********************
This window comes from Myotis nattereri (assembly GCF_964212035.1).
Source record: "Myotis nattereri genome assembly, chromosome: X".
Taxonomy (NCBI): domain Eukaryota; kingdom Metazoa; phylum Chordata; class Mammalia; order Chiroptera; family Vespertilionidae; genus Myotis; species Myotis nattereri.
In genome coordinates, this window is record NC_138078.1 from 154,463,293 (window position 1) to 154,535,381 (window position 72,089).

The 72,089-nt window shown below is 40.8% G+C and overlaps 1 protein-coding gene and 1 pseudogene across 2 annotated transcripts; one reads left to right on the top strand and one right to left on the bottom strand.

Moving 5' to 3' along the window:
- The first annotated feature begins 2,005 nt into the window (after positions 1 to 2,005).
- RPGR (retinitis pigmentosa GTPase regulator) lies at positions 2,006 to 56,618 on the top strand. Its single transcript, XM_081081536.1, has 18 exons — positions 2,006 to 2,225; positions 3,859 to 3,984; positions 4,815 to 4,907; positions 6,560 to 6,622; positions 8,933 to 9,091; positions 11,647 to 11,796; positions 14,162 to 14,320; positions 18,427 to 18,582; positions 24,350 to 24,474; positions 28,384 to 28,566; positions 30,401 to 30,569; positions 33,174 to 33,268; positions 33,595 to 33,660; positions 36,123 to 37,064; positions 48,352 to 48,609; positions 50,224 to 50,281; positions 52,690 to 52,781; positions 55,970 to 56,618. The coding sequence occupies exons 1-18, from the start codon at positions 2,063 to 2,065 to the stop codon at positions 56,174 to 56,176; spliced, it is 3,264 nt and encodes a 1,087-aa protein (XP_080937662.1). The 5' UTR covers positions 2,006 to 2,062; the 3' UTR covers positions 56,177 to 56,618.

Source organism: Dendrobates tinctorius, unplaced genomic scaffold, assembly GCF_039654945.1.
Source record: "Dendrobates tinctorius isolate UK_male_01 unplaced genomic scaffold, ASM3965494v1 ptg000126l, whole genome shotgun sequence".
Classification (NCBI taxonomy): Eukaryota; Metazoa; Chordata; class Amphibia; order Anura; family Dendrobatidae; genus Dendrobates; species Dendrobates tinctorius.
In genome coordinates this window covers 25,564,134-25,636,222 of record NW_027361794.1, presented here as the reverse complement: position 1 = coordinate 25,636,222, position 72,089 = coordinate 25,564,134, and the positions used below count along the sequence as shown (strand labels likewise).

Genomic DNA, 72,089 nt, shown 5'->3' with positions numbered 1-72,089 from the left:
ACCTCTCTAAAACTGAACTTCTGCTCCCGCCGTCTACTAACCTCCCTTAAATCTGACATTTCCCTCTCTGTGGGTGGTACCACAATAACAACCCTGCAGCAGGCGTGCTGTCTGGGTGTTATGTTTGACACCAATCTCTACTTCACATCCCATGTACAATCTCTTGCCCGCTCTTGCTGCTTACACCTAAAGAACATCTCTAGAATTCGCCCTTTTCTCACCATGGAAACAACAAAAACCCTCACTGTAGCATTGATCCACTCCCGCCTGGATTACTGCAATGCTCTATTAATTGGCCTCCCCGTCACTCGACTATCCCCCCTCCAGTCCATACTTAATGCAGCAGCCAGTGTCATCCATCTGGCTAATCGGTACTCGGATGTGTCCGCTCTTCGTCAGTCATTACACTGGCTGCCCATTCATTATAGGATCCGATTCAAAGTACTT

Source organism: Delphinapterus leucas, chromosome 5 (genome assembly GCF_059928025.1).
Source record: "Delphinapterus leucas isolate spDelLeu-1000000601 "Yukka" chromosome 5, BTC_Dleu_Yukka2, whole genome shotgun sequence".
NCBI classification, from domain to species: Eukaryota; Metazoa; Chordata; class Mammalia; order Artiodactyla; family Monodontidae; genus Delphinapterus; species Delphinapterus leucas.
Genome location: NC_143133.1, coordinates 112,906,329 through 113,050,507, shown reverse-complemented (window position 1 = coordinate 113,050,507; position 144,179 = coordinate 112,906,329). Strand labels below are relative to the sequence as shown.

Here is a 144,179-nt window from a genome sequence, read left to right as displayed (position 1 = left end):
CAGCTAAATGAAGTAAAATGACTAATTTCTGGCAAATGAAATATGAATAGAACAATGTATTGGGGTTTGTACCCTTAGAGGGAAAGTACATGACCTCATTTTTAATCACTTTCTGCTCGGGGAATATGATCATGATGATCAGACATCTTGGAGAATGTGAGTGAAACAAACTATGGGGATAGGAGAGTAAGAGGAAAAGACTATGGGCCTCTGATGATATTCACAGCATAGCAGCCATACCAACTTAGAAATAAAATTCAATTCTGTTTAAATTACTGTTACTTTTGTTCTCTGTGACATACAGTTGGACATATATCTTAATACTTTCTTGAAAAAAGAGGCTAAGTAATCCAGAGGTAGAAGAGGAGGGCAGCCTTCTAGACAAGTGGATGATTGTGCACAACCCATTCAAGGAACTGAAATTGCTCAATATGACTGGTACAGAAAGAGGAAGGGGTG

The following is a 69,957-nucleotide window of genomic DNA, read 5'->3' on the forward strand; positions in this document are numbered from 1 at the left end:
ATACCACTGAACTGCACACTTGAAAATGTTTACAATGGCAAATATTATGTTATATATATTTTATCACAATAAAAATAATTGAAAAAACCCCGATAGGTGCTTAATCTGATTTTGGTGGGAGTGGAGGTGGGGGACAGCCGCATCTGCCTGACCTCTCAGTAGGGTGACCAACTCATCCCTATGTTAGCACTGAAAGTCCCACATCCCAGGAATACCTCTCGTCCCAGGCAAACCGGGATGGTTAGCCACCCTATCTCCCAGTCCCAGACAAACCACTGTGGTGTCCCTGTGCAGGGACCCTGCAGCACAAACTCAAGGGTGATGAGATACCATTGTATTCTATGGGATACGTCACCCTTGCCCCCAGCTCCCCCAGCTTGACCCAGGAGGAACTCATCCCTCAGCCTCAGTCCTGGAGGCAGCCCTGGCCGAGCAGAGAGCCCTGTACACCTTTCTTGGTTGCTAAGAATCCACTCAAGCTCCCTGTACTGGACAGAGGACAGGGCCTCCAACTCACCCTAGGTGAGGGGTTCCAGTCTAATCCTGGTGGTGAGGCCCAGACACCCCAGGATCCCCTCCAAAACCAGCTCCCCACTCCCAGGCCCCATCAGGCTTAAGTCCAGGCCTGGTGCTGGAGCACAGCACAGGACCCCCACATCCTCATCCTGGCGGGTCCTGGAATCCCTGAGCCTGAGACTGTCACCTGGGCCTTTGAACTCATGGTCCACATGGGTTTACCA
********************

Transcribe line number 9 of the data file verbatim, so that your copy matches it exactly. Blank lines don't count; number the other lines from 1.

Source organism: Dendrobates tinctorius, unplaced genomic scaffold, assembly GCF_039654945.1.